Glaucoma: What It Is And Who Is At Risk

Glaucoma diagramGlaucoma is the result of a buildup of pressure due to an abnormal flow of fluid in the eye. When the pressure rises inside the eye, it could result in damage to optic nerves. If the pressure is not regulated, loss of vision or permanent blindness may occur. There is no treatment to restore vision that is lost due to glaucoma, so prevention and treatment of the condition are crucial to avoid vision loss.

There are two types of glaucoma: open-angle glaucoma and angle-closure glaucoma.

Open-Angle Glaucoma

Open-angle glaucoma is the most common type of glaucoma, affecting an estimated four million Americans. Many of these individuals are unaware they have the disease because vision loss begins with peripheral vision and occurs gradually over many years. In this form of glaucoma, the eye’s drainage canals become clogged, causing a buildup of pressure, which then results in damage to the optic nerve. There are typically no warning signs of the disease until significant vision loss has occurred.

Angle-Closure Glaucoma

Unlike open-angle glaucoma, in which the angle of the eye where the iris meets the cornea stays open, with angle-closure glaucoma, the angle of the eye may be narrowed or closed. It is the result of blocked drainage canals in the eye, which causes a sudden buildup of pressure in the eye. Angle-closure glaucoma is a rare form of glaucoma and develops quickly. Because it develops quickly, symptoms are noticeable. Immediate treatment should be sought as damage to the eye also occurs very quickly.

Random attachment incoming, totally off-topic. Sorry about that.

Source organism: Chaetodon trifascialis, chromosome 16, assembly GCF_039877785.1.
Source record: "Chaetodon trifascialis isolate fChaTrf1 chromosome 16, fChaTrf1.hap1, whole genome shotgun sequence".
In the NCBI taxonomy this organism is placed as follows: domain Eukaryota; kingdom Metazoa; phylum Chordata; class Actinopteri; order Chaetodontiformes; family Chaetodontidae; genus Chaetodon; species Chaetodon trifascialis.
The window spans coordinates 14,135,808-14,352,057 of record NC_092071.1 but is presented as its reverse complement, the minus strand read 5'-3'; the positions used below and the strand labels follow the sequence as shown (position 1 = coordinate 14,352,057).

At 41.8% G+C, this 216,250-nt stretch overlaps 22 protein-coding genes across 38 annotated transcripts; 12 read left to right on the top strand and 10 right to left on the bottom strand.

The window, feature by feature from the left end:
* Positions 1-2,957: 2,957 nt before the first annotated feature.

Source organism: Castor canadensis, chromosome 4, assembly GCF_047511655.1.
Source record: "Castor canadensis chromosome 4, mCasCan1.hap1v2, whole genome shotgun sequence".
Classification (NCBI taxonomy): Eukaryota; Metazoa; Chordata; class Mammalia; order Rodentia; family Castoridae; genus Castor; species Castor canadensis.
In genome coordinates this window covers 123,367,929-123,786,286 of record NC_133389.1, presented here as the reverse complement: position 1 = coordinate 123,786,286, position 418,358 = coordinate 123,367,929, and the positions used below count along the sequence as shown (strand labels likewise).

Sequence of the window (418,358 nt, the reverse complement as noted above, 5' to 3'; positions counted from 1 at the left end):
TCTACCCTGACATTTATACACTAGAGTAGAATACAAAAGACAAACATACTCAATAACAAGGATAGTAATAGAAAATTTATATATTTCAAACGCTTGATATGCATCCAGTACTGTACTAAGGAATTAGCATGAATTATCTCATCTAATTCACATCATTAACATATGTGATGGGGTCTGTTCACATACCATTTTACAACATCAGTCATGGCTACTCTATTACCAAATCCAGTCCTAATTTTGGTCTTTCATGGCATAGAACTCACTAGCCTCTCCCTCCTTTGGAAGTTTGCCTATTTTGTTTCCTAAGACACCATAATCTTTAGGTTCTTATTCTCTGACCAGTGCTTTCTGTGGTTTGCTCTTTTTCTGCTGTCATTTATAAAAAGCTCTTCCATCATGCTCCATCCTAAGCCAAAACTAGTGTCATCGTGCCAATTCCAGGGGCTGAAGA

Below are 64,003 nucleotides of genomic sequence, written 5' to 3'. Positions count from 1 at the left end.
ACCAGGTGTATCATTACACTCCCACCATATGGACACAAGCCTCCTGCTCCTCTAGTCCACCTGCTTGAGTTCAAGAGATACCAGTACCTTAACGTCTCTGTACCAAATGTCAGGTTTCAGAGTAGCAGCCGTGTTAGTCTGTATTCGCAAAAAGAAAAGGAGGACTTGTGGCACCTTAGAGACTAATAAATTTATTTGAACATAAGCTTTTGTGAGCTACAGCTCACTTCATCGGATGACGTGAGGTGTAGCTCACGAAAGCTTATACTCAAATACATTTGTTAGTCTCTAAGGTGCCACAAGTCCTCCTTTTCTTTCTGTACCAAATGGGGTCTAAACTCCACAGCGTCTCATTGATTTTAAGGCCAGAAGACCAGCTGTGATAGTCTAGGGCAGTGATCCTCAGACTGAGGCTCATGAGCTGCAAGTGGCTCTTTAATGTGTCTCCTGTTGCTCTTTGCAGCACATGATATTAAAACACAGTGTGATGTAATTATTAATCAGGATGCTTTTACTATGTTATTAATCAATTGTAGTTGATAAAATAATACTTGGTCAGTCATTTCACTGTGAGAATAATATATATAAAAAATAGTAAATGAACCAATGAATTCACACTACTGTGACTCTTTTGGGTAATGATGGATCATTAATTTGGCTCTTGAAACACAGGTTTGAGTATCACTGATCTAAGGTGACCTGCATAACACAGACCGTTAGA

Who Is at Risk?

There are many factors that may increase your risk of developing glaucoma, these factors include:

  • Family history of glaucoma
  • History of serious eye injury
  • Adults over 50
  • African-American or Latino adults over 40
  • Taking steroid medications
  • Diabetes
  • High blood pressure
  • Myopia (nearsightedness)
  • Heart disease

Glaucoma is a serious disease and should not be taken lightly. Because there may be no clear warning signs of glaucoma, it is critical that you maintain regular eye exams. During a comprehensive eye exam, your doctor will test for glaucoma. If the disease is detected, your eye doctor will prescribe preventative treatment such as medicated eye drops to help reduce pressure in the eye and avoid permanent vision loss.

Contact Key-Whitman today to schedule a comprehensive eye exam to test your eyes for signs of glaucoma.